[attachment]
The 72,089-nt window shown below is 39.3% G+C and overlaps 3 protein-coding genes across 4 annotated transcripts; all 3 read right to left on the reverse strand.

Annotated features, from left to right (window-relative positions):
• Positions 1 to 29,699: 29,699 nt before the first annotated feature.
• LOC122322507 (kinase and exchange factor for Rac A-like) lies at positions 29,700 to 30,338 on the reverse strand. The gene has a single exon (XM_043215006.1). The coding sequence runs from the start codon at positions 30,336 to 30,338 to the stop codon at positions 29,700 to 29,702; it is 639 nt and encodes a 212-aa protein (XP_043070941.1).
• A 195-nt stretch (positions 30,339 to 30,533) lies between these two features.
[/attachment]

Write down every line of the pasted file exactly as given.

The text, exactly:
The 72,089-nt window shown below is 39.3% G+C and overlaps 3 protein-coding genes across 4 annotated transcripts; all 3 read right to left on the reverse strand.

Annotated features, from left to right (window-relative positions):
• Positions 1 to 29,699: 29,699 nt before the first annotated feature.
• LOC122322507 (kinase and exchange factor for Rac A-like) lies at positions 29,700 to 30,338 on the reverse strand. The gene has a single exon (XM_043215006.1). The coding sequence runs from the start codon at positions 30,336 to 30,338 to the stop codon at positions 29,700 to 29,702; it is 639 nt and encodes a 212-aa protein (XP_043070941.1).
• A 195-nt stretch (positions 30,339 to 30,533) lies between these two features.